Thursday, August 31, 2017

Young Adult Award (not a Hugo) Ratified!

Those who have followed this blog over the years know that I’ve been pushing for a YA Award to be a part of the Hugo Awards for a few years. Previous reports about it can be found via the links at the bottom of this post.

During Worldcon 75 this year in Helsinki, Finland, the question of a YA Award came up again at the business meeting. The previous year's YA Award Committee report was to cover its decisions on the following questions:

Will the award be named for a person? Will the award be called ‘YA’, ‘teen lit’, or some other such thing?

Alex Acks reported on the Hugo Awards rules changes at the Business Meeting – nominations, Best Series, and, most importantly, the Young Adult Award.

The committee report given last year at Sasquan had a good breakdown on how various other awards determined what was YA, what was middle grade, and the pros and cons of using marketing categories. The YA Committee decided that the Award should be treated like the Campbell Award (not a Hugo), so that a strict definition of what constitutes YA wouldn't be needed, nor would a word limit (which is what determines several of the categories of the Hugos).

However, the Committee couldn't decide on a name for the award. They created a committee to collect and evaluate name ideas.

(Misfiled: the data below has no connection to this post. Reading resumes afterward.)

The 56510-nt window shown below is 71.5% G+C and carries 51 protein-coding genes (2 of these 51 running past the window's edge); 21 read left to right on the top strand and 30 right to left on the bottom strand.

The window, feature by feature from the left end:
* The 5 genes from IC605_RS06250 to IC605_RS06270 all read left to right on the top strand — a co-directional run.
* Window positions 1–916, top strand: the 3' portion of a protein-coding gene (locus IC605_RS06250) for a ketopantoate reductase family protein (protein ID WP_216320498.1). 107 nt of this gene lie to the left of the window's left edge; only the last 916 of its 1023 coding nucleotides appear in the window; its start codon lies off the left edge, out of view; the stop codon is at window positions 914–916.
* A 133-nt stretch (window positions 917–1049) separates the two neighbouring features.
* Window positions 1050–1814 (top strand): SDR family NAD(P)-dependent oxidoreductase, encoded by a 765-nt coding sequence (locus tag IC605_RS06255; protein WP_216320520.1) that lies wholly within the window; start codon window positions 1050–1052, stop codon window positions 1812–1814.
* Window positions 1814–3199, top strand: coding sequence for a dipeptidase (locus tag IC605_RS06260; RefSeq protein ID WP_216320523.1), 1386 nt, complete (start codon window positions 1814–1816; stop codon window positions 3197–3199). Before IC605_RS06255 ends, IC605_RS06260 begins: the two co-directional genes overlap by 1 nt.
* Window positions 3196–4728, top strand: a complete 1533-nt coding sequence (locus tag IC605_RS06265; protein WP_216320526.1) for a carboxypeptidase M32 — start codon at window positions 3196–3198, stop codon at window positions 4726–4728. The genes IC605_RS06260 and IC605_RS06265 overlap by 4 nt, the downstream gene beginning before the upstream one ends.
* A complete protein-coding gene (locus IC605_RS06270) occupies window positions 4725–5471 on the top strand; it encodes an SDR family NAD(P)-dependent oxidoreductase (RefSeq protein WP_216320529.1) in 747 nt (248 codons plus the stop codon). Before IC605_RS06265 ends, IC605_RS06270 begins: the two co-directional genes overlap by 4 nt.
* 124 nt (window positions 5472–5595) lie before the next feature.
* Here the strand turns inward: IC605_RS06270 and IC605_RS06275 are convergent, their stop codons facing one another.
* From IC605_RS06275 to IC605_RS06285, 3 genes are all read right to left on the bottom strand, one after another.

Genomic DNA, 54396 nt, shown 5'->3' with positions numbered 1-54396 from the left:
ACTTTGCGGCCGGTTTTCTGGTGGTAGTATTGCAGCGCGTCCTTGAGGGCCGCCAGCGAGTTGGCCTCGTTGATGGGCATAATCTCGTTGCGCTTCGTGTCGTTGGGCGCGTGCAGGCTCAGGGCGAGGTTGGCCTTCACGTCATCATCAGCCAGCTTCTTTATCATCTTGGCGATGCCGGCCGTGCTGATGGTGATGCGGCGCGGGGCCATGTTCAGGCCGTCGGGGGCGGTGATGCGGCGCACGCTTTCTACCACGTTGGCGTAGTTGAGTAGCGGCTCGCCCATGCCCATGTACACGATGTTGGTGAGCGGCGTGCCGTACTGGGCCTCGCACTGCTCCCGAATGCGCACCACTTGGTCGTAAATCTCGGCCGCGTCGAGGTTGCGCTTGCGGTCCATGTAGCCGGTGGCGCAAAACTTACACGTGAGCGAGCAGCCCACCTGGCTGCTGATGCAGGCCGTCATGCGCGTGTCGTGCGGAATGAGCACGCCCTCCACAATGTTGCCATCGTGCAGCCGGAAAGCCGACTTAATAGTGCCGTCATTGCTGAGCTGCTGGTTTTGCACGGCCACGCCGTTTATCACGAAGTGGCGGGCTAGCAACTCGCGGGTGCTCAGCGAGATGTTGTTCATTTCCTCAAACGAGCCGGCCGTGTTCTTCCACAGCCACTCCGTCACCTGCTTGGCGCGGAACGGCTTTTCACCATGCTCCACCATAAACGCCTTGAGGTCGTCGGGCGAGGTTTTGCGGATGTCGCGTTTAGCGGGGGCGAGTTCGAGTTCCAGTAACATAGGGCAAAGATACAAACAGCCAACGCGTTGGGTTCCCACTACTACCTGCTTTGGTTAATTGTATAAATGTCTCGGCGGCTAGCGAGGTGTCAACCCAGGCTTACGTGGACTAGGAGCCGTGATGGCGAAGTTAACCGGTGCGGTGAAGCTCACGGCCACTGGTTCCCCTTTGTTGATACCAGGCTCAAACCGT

The report from the YA Award Study Committee listed the names they collected via several surveys. It went into their naming considerations: should the award be named for a person or an idea, were there other awards already using the proposed name, and several other points. One point that a few people missed at the Business Meeting was that, if a personal name of an author was suggested, the committee also looked at whether the author's other works would somehow reflect negatively on the award. They eventually decided against personal names for the award.

The Committee came up with ten names on their shortlist. Those ten names were run past a group of people knowlegeable in cultural diversity and cross-cultural sensitivity. Those ten names were then put on a Public Shortlist Voting Survey which people could vote on from January 15 through March 15, 2017. They had both a Facebook and a Twittter page from which they promoted the survey, and those of us following the whole award debate also passed on the news about the survey. The final name chosen by the Committee after all that was Lodestar.

I recommend that anyone interested check out the Committee's report. There were quite a few names suggested by people and the Committee did a fantastic job checking and evaluating each one.